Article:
Lee Rotbart

Posts Tagged ‘loads to do’

Between dramas

In Living with the parents on December 21, 2010 at 5:22 pm

On Sunday night, around 7pm, I found myself with nothing to do and it was highly unnerving. With so much going on it didn’t seem right to just be relaxing on my bed waiting for the final of The Apprentice to start. I moaned to Danny that we should be doing something and he gave me the obligatory eyeball roll that I have become quite good at ignoring. Persisting in my mission to find something to do I opened up my notebook to start writing a list only to find that the list was already written and there really was nothing more to add to it.

My world started tumbling down around my ears. This is crazy, I can’t go on like this. Just sitting here, feeling impotent, knowing that we have so much to organise, so much to do. There MUST be something.

“Of course there is Ms Rotbart”, says my conscience “for a start you could go downstairs and start backing up the hard drive on your computer which you’ve been meaning to do for about a month; oh, and there’s always the laundry”.

Isn’t it odd that somehow those kind of jobs don’t seem very relevant? The hygiene factor – the stuff that, no matter what is going on in your life, still needs to get done; those are the jobs you never want to do. So much so that in my world of lists, buying and website development, these jobs don’t even exist as things that need to be done. This is the world of the non-jobs. Jobs that only achieve something for a short time until they need to be done again, or jobs that don’t contribute to the bigger scheme of things but need to be done anyway.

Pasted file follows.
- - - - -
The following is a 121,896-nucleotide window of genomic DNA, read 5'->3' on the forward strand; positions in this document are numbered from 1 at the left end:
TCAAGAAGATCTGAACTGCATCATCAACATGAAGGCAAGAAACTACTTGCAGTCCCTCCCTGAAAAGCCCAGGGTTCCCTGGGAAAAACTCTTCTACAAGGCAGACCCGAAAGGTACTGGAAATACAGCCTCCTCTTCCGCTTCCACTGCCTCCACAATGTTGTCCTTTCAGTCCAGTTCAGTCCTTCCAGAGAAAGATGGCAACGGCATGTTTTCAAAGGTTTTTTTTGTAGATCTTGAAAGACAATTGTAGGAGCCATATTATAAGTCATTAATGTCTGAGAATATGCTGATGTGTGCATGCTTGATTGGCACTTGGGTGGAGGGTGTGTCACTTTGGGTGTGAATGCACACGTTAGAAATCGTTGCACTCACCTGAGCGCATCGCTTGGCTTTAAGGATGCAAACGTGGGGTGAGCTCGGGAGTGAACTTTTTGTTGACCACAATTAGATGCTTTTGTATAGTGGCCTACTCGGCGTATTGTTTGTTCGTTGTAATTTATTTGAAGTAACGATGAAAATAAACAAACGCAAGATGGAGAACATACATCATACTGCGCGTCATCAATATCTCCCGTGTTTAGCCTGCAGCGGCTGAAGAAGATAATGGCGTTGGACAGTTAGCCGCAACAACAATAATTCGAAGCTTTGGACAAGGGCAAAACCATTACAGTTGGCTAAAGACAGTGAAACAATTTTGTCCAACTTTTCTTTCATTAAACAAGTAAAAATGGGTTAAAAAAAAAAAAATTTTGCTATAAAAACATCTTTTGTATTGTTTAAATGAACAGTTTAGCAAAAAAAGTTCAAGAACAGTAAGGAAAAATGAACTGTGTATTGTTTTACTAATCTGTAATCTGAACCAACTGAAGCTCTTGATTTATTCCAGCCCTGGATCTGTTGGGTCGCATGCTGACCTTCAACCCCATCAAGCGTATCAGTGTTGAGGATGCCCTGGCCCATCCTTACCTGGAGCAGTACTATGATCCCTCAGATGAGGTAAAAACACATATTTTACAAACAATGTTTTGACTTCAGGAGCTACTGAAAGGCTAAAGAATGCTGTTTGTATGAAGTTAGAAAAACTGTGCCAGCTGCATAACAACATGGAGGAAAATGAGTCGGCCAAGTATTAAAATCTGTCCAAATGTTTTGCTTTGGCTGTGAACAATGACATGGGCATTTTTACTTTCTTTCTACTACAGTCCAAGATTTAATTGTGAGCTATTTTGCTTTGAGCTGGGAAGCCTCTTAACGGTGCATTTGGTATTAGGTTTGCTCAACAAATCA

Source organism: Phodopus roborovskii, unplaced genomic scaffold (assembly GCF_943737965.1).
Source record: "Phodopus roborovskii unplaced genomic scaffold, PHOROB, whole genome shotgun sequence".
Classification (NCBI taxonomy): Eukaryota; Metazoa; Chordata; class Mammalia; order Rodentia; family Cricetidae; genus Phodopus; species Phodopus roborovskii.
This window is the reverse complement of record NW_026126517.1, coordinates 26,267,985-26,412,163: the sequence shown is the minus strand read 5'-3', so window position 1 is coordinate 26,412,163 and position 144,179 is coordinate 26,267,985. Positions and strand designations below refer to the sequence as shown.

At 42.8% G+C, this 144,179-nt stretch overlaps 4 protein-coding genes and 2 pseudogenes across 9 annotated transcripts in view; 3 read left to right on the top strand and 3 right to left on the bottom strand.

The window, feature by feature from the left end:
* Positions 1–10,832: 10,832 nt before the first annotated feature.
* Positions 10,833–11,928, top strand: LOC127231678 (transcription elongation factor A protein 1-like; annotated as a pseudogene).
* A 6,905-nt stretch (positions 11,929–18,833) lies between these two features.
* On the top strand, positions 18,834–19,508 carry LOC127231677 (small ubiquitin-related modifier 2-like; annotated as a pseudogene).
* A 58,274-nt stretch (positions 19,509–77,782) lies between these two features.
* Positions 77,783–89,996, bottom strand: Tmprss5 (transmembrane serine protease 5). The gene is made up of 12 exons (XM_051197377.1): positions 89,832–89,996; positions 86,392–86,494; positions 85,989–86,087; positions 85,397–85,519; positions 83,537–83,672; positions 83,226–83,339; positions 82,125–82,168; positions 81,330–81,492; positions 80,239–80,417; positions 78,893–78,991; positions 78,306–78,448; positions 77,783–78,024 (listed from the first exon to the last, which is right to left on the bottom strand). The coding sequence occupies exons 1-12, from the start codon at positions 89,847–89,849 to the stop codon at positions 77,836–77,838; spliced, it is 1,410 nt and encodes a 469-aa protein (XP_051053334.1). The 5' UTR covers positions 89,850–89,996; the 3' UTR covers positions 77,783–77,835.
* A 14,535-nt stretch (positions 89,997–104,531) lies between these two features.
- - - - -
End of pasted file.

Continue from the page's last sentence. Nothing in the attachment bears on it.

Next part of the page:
Don’t think that I haven’t realised that it’s precisely those jobs which are going to be my bread and butter come April next year, yet in my head that is somehow different as we’ll be getting paid to do those things. I have no doubt that our own laundry, and our own chores will get relegated to the bottom of the pile over and over again as more ‘worthwhile’ stuff takes precedence.

Jobs that don’t directly relate to the business don’t seem to count. They seem irrelevant and pointless and I *stamps foot*, *screws up face* don’t want to do them. For that reason they never appear on a list and I certainly don’t want to be reminded of them by my ever-present conscience.

I’ve become almost blind to the relatively large computer on the floor of my parents dining room, waiting there patiently for me to back it up. The words ‘it’ll get done at the weekend’ seem to trip off my tongue when I’m asked about any one of these non-jobs and, bar the odd mumble from my conscience, I seem to be quite capable of letting Danny get on with the laundry without the remotest twinge of guilt.

Christmas Eve, Christmas Day, Boxing Day, New Year… all these days mean that I cannot do exactly what I want to do when I want to do it. People are on holiday, companies close down, everyone seems to have the plague and I’m just sitting around waiting for chaos to ensue in January. Unfortunately all that’s on my plate at the moment are these non-jobs which means, at some point, I’ll just have to get on with them.